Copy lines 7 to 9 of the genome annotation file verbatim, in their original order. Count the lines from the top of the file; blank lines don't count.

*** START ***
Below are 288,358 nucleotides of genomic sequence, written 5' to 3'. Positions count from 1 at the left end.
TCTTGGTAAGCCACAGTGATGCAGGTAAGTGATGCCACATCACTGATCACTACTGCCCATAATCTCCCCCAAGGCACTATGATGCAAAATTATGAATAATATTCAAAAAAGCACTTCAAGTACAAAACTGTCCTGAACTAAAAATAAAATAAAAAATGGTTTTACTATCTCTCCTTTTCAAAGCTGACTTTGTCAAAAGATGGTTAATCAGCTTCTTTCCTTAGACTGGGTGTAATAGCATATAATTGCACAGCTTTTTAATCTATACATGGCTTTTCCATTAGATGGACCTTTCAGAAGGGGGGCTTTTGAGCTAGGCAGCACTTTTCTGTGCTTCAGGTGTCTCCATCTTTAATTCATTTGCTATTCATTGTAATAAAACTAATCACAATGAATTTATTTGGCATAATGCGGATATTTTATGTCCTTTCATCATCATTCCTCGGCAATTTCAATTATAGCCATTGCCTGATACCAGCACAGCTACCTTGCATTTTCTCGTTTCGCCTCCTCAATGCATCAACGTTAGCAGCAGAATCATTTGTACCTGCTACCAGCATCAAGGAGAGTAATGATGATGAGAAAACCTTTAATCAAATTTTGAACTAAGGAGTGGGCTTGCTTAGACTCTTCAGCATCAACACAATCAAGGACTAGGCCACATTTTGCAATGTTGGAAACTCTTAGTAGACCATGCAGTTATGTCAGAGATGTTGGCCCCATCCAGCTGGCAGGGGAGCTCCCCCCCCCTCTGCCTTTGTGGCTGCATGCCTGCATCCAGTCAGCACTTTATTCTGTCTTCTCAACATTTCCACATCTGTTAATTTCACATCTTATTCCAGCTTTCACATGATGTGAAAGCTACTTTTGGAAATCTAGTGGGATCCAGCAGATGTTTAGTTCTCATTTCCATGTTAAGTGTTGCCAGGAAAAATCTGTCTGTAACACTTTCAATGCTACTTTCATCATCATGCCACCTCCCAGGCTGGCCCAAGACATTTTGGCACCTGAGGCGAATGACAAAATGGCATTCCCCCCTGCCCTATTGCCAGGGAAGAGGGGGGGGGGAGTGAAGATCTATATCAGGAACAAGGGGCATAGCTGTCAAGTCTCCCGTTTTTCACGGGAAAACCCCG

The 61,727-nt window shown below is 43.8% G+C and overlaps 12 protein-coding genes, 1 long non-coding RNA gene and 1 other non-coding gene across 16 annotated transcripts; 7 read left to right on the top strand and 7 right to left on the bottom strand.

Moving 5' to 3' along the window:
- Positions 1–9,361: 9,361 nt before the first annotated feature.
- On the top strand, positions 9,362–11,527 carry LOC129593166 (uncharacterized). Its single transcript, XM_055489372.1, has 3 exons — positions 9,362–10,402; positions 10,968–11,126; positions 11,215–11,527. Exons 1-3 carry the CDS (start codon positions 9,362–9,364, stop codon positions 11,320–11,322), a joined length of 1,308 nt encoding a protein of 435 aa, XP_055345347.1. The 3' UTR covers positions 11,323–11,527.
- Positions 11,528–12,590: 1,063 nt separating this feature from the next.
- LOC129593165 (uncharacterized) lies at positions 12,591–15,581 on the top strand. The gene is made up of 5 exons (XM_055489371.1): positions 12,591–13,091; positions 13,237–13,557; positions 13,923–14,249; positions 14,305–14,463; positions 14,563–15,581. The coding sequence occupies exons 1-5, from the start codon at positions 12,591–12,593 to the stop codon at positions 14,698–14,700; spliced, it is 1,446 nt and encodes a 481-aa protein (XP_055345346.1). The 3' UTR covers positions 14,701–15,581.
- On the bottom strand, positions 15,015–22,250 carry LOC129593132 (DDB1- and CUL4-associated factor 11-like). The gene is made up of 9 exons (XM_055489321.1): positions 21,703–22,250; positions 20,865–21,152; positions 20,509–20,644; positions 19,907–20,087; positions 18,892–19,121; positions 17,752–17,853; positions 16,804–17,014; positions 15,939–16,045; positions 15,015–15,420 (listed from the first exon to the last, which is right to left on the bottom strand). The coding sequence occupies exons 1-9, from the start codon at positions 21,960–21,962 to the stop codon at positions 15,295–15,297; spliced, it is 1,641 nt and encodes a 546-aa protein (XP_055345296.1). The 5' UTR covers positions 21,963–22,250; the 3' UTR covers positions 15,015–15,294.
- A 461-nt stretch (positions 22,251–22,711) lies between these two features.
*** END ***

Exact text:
- Positions 11,528–12,590: 1,063 nt separating this feature from the next.
- LOC129593165 (uncharacterized) lies at positions 12,591–15,581 on the top strand. The gene is made up of 5 exons (XM_055489371.1): positions 12,591–13,091; positions 13,237–13,557; positions 13,923–14,249; positions 14,305–14,463; positions 14,563–15,581. The coding sequence occupies exons 1-5, from the start codon at positions 12,591–12,593 to the stop codon at positions 14,698–14,700; spliced, it is 1,446 nt and encodes a 481-aa protein (XP_055345346.1). The 3' UTR covers positions 14,701–15,581.
- On the bottom strand, positions 15,015–22,250 carry LOC129593132 (DDB1- and CUL4-associated factor 11-like). The gene is made up of 9 exons (XM_055489321.1): positions 21,703–22,250; positions 20,865–21,152; positions 20,509–20,644; positions 19,907–20,087; positions 18,892–19,121; positions 17,752–17,853; positions 16,804–17,014; positions 15,939–16,045; positions 15,015–15,420 (listed from the first exon to the last, which is right to left on the bottom strand). The coding sequence occupies exons 1-9, from the start codon at positions 21,960–21,962 to the stop codon at positions 15,295–15,297; spliced, it is 1,641 nt and encodes a 546-aa protein (XP_055345296.1). The 5' UTR covers positions 21,963–22,250; the 3' UTR covers positions 15,015–15,294.